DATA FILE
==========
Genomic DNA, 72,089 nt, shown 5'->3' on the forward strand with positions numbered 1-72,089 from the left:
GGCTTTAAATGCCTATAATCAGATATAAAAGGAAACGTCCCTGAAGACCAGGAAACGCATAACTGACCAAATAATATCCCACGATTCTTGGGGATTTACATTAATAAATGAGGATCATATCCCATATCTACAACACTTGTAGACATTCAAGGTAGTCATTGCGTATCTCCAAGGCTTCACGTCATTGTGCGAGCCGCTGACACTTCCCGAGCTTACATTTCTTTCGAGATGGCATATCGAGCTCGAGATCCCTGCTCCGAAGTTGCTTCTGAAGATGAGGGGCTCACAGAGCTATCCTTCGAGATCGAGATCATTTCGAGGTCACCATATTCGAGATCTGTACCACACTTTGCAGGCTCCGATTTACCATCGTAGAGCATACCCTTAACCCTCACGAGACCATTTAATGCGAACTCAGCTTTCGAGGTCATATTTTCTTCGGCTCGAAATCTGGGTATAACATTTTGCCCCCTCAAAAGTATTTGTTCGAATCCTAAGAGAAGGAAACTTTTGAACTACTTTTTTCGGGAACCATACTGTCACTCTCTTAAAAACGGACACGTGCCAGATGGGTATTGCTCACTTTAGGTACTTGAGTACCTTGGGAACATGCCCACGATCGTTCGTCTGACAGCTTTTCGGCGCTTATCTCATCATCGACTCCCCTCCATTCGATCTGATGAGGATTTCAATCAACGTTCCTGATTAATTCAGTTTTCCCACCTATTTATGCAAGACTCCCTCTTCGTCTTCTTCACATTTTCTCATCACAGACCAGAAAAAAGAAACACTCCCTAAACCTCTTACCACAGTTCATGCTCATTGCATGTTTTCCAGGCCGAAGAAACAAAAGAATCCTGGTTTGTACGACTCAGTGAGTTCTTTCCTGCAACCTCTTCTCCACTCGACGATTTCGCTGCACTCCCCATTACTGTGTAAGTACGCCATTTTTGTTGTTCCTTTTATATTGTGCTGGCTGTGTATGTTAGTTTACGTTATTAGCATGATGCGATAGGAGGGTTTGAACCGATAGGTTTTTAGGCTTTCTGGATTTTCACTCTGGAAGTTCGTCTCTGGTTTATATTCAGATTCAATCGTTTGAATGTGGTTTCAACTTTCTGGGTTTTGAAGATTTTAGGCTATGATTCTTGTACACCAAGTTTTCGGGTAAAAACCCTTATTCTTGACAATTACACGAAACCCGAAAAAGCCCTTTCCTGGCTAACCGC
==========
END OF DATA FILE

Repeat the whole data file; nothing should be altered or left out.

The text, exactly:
Genomic DNA, 72,089 nt, shown 5'->3' on the forward strand with positions numbered 1-72,089 from the left:
GGCTTTAAATGCCTATAATCAGATATAAAAGGAAACGTCCCTGAAGACCAGGAAACGCATAACTGACCAAATAATATCCCACGATTCTTGGGGATTTACATTAATAAATGAGGATCATATCCCATATCTACAACACTTGTAGACATTCAAGGTAGTCATTGCGTATCTCCAAGGCTTCACGTCATTGTGCGAGCCGCTGACACTTCCCGAGCTTACATTTCTTTCGAGATGGCATATCGAGCTCGAGATCCCTGCTCCGAAGTTGCTTCTGAAGATGAGGGGCTCACAGAGCTATCCTTCGAGATCGAGATCATTTCGAGGTCACCATATTCGAGATCTGTACCACACTTTGCAGGCTCCGATTTACCATCGTAGAGCATACCCTTAACCCTCACGAGACCATTTAATGCGAACTCAGCTTTCGAGGTCATATTTTCTTCGGCTCGAAATCTGGGTATAACATTTTGCCCCCTCAAAAGTATTTGTTCGAATCCTAAGAGAAGGAAACTTTTGAACTACTTTTTTCGGGAACCATACTGTCACTCTCTTAAAAACGGACACGTGCCAGATGGGTATTGCTCACTTTAGGTACTTGAGTACCTTGGGAACATGCCCACGATCGTTCGTCTGACAGCTTTTCGGCGCTTATCTCATCATCGACTCCCCTCCATTCGATCTGATGAGGATTTCAATCAACGTTCCTGATTAATTCAGTTTTCCCACCTATTTATGCAAGACTCCCTCTTCGTCTTCTTCACATTTTCTCATCACAGACCAGAAAAAAGAAACACTCCCTAAACCTCTTACCACAGTTCATGCTCATTGCATGTTTTCCAGGCCGAAGAAACAAAAGAATCCTGGTTTGTACGACTCAGTGAGTTCTTTCCTGCAACCTCTTCTCCACTCGACGATTTCGCTGCACTCCCCATTACTGTGTAAGTACGCCATTTTTGTTGTTCCTTTTATATTGTGCTGGCTGTGTATGTTAGTTTACGTTATTAGCATGATGCGATAGGAGGGTTTGAACCGATAGGTTTTTAGGCTTTCTGGATTTTCACTCTGGAAGTTCGTCTCTGGTTTATATTCAGATTCAATCGTTTGAATGTGGTTTCAACTTTCTGGGTTTTGAAGATTTTAGGCTATGATTCTTGTACACCAAGTTTTCGGGTAAAAACCCTTATTCTTGACAATTACACGAAACCCGAAAAAGCCCTTTCCTGGCTAACCGC